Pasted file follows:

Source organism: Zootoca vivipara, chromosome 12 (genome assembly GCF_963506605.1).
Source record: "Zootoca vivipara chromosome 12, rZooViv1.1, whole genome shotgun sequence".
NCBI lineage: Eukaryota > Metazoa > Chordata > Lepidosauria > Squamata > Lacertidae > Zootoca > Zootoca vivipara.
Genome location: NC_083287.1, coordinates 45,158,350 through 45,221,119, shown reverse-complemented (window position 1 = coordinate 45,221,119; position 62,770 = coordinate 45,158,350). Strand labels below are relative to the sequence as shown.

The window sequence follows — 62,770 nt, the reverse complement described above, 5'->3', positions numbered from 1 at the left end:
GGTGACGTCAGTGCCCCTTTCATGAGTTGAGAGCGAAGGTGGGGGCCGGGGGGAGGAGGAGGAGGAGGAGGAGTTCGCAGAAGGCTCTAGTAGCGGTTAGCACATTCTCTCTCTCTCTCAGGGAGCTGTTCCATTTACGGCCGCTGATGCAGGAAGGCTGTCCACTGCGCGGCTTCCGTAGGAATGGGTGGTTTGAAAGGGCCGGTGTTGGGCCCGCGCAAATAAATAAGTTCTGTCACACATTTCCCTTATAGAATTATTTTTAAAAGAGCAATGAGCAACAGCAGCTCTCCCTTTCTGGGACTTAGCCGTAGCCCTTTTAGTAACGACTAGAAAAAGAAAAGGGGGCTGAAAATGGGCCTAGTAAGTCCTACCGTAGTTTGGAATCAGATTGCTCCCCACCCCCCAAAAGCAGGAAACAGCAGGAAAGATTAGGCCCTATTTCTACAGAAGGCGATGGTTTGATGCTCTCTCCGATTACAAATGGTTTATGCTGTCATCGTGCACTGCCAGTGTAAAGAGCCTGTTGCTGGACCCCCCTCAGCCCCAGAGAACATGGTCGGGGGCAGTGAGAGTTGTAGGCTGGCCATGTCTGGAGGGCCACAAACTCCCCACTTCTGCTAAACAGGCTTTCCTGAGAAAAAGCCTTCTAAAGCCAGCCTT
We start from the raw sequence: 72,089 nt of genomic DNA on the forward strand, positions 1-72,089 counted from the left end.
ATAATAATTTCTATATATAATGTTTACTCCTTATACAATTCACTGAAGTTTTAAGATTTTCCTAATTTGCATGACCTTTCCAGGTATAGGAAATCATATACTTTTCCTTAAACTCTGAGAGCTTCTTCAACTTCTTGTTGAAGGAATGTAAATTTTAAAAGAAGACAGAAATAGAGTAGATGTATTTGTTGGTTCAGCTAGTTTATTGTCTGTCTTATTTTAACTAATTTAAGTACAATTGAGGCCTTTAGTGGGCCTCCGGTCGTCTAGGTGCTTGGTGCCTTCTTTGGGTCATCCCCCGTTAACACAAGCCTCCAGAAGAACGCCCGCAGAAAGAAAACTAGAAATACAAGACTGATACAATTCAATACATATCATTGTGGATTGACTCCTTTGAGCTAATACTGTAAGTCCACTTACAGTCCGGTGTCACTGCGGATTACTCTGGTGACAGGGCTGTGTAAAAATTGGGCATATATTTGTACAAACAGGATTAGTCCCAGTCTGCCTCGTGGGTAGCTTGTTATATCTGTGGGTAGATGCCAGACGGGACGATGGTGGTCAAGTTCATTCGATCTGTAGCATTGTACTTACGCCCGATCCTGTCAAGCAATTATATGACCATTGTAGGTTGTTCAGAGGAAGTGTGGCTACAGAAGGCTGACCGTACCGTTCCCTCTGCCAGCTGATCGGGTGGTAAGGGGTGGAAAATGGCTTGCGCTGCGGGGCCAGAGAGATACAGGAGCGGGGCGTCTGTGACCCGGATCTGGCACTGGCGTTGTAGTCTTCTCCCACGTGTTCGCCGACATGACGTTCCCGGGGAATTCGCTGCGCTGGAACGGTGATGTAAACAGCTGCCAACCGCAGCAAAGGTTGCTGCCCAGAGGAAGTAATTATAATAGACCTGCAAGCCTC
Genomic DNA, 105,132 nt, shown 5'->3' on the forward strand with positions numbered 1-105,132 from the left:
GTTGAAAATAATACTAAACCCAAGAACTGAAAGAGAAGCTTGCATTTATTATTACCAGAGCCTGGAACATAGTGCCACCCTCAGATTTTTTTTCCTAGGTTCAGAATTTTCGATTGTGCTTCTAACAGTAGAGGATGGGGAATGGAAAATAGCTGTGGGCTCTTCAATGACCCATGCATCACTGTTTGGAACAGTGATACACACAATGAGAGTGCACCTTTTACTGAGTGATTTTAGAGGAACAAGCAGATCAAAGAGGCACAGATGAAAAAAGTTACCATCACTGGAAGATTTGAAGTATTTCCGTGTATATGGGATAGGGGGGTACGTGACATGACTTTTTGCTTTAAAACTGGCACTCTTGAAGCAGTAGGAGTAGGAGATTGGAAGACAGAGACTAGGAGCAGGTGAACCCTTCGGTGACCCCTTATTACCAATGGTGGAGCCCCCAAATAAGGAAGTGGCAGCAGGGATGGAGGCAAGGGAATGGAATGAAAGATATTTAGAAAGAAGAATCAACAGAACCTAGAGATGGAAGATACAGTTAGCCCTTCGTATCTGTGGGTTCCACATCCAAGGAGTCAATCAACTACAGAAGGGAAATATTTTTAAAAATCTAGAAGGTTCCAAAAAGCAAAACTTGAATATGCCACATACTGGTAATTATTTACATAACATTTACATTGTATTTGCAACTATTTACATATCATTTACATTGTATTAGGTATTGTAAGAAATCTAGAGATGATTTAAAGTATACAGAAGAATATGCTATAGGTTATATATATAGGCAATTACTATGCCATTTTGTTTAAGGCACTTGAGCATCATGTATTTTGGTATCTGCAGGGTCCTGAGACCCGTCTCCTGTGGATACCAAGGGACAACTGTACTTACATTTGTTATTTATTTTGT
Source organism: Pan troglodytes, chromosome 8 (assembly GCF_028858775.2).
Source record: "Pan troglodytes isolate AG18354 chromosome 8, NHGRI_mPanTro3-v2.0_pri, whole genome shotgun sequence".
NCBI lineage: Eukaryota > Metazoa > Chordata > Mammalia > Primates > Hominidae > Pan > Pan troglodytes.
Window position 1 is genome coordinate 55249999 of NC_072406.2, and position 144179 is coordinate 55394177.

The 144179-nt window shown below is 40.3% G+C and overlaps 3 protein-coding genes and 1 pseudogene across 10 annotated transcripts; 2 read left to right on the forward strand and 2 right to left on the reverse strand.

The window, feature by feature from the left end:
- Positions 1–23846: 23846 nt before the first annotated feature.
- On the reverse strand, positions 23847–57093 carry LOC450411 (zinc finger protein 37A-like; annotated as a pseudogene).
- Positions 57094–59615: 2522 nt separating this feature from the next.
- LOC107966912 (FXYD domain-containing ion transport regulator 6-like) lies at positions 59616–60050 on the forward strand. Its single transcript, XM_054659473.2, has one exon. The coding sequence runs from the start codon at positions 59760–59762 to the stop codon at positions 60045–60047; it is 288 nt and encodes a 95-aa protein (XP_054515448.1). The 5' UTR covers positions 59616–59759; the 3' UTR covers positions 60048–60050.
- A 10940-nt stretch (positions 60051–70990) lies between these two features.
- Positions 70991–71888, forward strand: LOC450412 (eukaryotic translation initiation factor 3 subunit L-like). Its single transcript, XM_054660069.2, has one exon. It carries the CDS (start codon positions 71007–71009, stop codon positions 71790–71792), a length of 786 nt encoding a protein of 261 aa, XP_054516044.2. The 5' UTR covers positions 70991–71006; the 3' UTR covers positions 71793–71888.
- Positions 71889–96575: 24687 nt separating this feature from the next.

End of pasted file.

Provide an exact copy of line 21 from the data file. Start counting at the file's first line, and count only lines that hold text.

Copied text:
- A 10940-nt stretch (positions 60051–70990) lies between these two features.